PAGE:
I don't have pictures of the inside of our house great enough to do it justice, but people keep asking and something is better than nothing. (You can read all my posts labeled "house"
to read this together with other pictures.)
To get your bearings, once again here's the picture of the front of the house from my general post about the remodel
The front window on the right is the office area (here's a close-up of the office
). Note how the roof is hipped rather than an upright gable.
From the inside, here's a picture looking from the kitchen past our (messy) kitchen island towards that office window.
Ignore the bulthaup system 25 kitchen details for now and focus on the space above. Our old house had a double-height living space with a barrel vault ceiling over it, and we told Markoff-Fullerton Architects
we liked it. So they and our structural engineer Mike Kaszpurenko of Structural Engineers Collaborative blew up most of the attic, removing all the rafters and beams, and under the roof created a rhythm of folded panels. You can see 2 ½ panels in that picture, the one closest to the window is lower to fit under the hipped roof. There's something about "space above" that is immensely satisfying, this house would be less with just 9-foot ceilings throughout. Initially I wasn't sure about Markoff-Fullerton's relatively complex handling of the ceiling, but without it the second floor would feel like a white barn (not that there's anything wrong with that); this design is substantially richer.
When you remove the roof beams, your house falls down, so that black steel beam in the picture is just part of the elaborate engineering to brace the house. (The silvery thing that seems to meet it is simply a fluorescent light hanging over the kitchen.) The office window has an up-down Hunter-Douglas Duette shade, in the picture its top is lowered to let light in while preserving privacy.
Here's a view the other way, from the office through to the kitchen, with the dining area and then the living room visible beyond.
As you can see, this side of the house is a a straight uninterrupted shot from front to back: office-kitchen-dining area-living room, with no interior walls (requiring more structural engineering effort). The second-floor flooring is bamboo ply throughout. As always happens, the absence of walls makes spaces feel smaller than they really are.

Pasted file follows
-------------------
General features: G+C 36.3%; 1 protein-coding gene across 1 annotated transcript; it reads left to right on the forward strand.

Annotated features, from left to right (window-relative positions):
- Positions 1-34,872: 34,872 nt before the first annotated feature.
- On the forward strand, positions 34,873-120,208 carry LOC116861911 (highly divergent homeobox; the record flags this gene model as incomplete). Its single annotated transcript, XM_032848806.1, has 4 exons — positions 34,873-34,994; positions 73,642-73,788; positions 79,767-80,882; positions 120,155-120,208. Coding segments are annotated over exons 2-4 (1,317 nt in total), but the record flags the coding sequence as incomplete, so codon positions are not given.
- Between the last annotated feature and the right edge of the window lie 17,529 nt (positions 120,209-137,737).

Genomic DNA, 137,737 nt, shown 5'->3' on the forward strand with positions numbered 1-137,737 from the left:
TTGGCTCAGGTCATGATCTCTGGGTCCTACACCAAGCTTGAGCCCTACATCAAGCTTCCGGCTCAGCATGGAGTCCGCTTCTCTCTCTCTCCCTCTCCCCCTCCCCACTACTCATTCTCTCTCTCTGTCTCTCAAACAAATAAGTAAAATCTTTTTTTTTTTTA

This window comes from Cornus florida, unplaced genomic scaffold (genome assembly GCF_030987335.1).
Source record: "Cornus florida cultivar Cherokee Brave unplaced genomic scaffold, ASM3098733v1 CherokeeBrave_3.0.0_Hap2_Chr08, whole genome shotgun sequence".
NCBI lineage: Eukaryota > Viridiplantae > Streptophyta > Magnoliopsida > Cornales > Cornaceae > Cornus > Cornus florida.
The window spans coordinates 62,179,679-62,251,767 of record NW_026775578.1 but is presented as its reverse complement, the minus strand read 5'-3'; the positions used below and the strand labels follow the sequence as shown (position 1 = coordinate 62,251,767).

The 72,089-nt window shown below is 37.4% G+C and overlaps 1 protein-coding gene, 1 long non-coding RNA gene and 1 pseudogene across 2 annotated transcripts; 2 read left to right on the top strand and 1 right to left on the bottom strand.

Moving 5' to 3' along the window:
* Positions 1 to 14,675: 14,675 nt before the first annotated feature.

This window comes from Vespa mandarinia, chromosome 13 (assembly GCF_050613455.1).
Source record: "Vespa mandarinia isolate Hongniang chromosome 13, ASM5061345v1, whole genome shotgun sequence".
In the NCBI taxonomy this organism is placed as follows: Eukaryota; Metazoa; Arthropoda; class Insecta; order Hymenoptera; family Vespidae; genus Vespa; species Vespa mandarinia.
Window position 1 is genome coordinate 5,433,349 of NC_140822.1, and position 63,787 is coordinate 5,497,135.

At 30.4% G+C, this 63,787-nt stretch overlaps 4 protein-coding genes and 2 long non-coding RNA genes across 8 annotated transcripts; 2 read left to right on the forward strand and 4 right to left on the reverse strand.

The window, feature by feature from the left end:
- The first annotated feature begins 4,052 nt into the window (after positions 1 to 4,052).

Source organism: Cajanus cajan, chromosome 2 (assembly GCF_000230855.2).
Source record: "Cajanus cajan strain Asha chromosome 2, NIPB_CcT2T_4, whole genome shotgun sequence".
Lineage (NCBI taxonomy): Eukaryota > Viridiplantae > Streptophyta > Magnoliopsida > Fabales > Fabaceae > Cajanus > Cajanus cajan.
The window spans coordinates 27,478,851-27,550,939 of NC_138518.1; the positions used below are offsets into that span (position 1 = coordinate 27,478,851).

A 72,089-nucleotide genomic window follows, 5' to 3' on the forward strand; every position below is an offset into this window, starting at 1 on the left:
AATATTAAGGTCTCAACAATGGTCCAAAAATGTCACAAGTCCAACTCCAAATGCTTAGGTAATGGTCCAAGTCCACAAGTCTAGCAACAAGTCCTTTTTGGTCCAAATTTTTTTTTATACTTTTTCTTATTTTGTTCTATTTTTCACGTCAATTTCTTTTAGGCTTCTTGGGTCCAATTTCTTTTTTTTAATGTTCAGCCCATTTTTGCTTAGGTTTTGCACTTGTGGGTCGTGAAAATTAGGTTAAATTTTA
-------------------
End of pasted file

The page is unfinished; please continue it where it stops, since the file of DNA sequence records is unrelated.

The kitchen cabinets form a backwards 'L' shape around the kitchen island, and the part of the 'L' in the foreground forms a "pass-through" from the office to the kitchen. Its sides are two bulthaup appliance hutches with rolltop covers. Steve and Kai from bulthaup-SF at Limn did a great job working with M-F to design the kitchen, they spent two hours just finessing the problem of the corner
where the casings meet in the 'L'. As the kitchen grew (the island is 10 feet long!) it shrank the office but it's the literal and figurative center of the house.
My post love handles
has a close-up of the black stained oak of the kitchen and its immaculate handles. The gorgeous nordic blue kitchen counter material here and on the island is laminate
. We read up extensively on the pros and cons of marble, granite, tile, sandstone, concrete, aggregate, terrazo, stainless, unobtainium, ... and laminate is definitely our favorite and most practical material. (That decision led to major "you can't be serious" attitude from superficial jerks at deluxe kitchen showrooms whose tiny minds can't disentangle wealth from marble counter tops.)
Unfortunately you can't see any of the folded ceiling panels in this picture. After the four variable-height folded ceiling panels over the office and kitchen you can see the ceiling drops down to a flat ceiling over the small dining area, punctuated by exposed bulbs and an access hatch to attic space above it. (All five segments are the same width—Markoff-Fullerton get details right) This is the lowest ceiling on the second floor and makes the dining area feel cozy despite being surrounded by space.
Here's a picture of that dining area.
It's a simple orderly space within the progression. The print on the wall is by Mark Stock
, the tiny encaustic of the four spoons on the left is by Kelly Luscombe
. Since this picture we switched back to a glass tabletop.
I've already shown pictures of the living room in stereo on
and great media storage
This is only one side of the second floor. The other side (bedroom-bathroom-stairs) is different and equally stimulating. It's hard to do the design justice in pictures, and they can't capture the changes as the sun moves and we adjust the shades and lighting.
Labels: architecture, design, house